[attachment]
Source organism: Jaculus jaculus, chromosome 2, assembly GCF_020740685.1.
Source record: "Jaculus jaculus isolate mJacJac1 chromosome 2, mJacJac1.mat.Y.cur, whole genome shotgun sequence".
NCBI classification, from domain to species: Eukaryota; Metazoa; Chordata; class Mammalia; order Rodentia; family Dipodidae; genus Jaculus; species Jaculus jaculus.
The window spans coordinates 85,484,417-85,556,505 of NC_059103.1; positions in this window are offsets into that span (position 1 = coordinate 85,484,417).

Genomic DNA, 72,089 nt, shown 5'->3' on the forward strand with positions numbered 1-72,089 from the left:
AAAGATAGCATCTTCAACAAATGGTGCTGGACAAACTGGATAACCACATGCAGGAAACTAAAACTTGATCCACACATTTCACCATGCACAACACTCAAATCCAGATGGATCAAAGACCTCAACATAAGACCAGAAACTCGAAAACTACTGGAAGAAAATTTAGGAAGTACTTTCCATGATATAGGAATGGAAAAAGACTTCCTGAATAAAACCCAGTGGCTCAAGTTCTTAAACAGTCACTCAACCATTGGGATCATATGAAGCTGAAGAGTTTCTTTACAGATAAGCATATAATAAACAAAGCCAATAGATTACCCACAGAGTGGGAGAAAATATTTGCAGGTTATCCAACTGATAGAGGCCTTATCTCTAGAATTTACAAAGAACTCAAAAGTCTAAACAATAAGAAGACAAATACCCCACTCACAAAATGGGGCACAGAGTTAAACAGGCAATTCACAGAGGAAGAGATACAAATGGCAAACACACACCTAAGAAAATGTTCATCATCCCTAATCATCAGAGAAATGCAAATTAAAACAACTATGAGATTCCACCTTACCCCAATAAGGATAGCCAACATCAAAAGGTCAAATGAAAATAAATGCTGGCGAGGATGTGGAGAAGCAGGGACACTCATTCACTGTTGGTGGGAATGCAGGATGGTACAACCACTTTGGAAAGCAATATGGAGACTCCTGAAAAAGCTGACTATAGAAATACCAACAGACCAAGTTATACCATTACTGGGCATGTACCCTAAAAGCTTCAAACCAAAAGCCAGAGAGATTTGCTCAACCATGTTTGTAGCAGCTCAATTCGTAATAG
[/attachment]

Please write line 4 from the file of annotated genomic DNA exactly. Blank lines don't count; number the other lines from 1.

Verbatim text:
The window spans coordinates 85,484,417-85,556,505 of NC_059103.1; positions in this window are offsets into that span (position 1 = coordinate 85,484,417).